This is consistent with the results from an Oxford study published in Lancet on June 30 which found that two doses of the vaccine increase the infection rate by 44 per cent (supplementary Table 7). The strain on the health system — the only justification for coercive mandates — is much greater from the numbers of healthcare staff who’ve been fired for refusing the jab than from the great unvaxxed.
… For Science
The combination of growing numbers with natural immunity from infections, the protective benefits of vaccines for high-risk elderly, and diminished lethality of newer virus variants of concern mean we are at a good place for reevaluating the relationship between good science, good policy and good politics.
I am part of a diverse group of Australian clinicians, academics, lawyers and social, economic and policy commentators united in growing disquiet at federal and state responses to the pandemic. Our main purpose is to reflect on mistakes made and lessons to be learnt in order to avoid repetitions in the future of policy interventions that rely on social coercion and population-wide mandates.
We believe good science leads to good policies and good politics must underpin, not undermine free societies.
The name of the group is yet to be settled. “Academy for Science and Freedom” could cause confusion with the US group and also worry those disillusioned with academe as the incubator of cancel culture and viewpoint conformism (“‘University’ is the antonym for ‘diversity’”). “Australians for Science and Freedom” broadens the group beyond the academy, yet keeps the intellectual and philosophical links with the US group through the common acronym ASF.
Driven by intellectual curiosity, questioning existing knowledge and the fit between theoretical frameworks and empirical data is the essence of the scientific enterprise. In July 2021, an article in the Wall Street Journal explored how science lost the public’s trust. A poll by the respected Pew Research Center on February 15 mapped falling confidence in medical scientists between April 2020 and December 2021. Journalists and elected officials fared significantly worse.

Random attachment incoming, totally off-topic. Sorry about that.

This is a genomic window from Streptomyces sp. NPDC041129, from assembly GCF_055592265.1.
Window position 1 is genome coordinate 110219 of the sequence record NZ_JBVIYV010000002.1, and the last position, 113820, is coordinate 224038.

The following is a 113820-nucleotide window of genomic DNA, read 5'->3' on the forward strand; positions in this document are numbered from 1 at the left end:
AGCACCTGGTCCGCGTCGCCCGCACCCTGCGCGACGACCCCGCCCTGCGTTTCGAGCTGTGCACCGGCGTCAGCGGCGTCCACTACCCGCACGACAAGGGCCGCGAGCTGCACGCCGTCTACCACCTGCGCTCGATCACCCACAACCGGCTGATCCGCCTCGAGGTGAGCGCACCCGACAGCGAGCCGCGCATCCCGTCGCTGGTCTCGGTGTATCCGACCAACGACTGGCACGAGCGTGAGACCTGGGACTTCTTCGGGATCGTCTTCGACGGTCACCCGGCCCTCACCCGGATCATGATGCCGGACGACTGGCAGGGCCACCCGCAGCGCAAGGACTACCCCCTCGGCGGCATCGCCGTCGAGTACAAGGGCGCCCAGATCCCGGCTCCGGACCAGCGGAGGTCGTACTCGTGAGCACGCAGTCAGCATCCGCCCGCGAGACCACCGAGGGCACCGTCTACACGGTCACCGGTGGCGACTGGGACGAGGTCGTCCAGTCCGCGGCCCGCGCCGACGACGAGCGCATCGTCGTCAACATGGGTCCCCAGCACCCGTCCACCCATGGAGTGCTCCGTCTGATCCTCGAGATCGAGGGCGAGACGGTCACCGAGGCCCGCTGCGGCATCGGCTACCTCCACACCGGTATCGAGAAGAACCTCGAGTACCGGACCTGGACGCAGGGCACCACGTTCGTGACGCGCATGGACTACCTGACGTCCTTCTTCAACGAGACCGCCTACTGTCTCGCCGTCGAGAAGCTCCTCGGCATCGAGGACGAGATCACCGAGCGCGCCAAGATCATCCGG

… and Freedom
The freedom side of the agenda has three components.
First, free inquiry, including the freedom to be sceptical and question established wisdom or the dominant worldview and set of beliefs, is integral to scientific advance and progress. Without this, we would all still be flat-earthers.
Second of course and, if anything, even more important, is the meaning, practices and survival of a free society instead of a command-and-control society with a China-style social credit system for rewarding compliant and punishing deviant behaviour.
Finally, freedom is integral to the practice of medicine.
It underpins the sacred Hippocratic Oath of “First, Do No Harm.” It is indispensable to the principle of informed consent to treatment options, if necessary after second and third opinions. And it is fundamental to the sanctity of the doctor-patient relationship. It’s deeply unethical for the health bureaucrat and drug regulator to insert themselves as disinterested third parties into that relationship. There is absolutely no substitute for the combination of doctors’ formal training, clinical experience and intimate knowledge of the patient.
Recalling Ronald Reagan’s 1986 bon mot about the nine most terrifying words in the English language, I would have much more confidence in my doctor giving me their best professional advice without a nanny state as a controlling third party in the relationship.
Conversely, the Queensland bill may be our Stalingrad moment, our line in the sand, if I may mix my metaphor about a place that is synonymous with deep snow. If most Australians remain apathetic to this level of state control and not enough doctors say: “Thus far but no further,” then we will surely cross over into the Age of Dystopia.
This article has been republished from the Brownstone Institute under a Creative Commons licence.
Ramesh Thakur, a former United Nations Assistant Secretary-General, is emeritus professor in the Crawford School of Public Policy, The Australian National University. More by Ramesh Thakur